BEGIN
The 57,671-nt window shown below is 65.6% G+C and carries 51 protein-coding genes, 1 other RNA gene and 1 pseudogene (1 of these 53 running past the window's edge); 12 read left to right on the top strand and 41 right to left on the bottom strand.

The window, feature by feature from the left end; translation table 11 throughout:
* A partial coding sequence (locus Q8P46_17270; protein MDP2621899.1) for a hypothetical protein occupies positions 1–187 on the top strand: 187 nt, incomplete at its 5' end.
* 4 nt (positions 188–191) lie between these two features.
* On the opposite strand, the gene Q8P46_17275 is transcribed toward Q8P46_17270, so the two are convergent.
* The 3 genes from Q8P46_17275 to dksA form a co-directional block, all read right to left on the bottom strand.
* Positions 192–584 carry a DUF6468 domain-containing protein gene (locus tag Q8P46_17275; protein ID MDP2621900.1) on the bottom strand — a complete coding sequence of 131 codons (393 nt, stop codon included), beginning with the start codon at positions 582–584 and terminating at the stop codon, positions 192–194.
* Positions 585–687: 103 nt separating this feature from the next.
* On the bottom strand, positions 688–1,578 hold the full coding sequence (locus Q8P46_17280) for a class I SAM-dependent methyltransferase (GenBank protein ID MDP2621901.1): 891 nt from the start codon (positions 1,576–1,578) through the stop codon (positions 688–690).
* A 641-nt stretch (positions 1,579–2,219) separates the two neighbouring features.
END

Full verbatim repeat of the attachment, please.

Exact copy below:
The 57,671-nt window shown below is 65.6% G+C and carries 51 protein-coding genes, 1 other RNA gene and 1 pseudogene (1 of these 53 running past the window's edge); 12 read left to right on the top strand and 41 right to left on the bottom strand.

The window, feature by feature from the left end; translation table 11 throughout:
* A partial coding sequence (locus Q8P46_17270; protein MDP2621899.1) for a hypothetical protein occupies positions 1–187 on the top strand: 187 nt, incomplete at its 5' end.
* 4 nt (positions 188–191) lie between these two features.
* On the opposite strand, the gene Q8P46_17275 is transcribed toward Q8P46_17270, so the two are convergent.
* The 3 genes from Q8P46_17275 to dksA form a co-directional block, all read right to left on the bottom strand.
* Positions 192–584 carry a DUF6468 domain-containing protein gene (locus tag Q8P46_17275; protein ID MDP2621900.1) on the bottom strand — a complete coding sequence of 131 codons (393 nt, stop codon included), beginning with the start codon at positions 582–584 and terminating at the stop codon, positions 192–194.
* Positions 585–687: 103 nt separating this feature from the next.
* On the bottom strand, positions 688–1,578 hold the full coding sequence (locus Q8P46_17280) for a class I SAM-dependent methyltransferase (GenBank protein ID MDP2621901.1): 891 nt from the start codon (positions 1,576–1,578) through the stop codon (positions 688–690).
* A 641-nt stretch (positions 1,579–2,219) separates the two neighbouring features.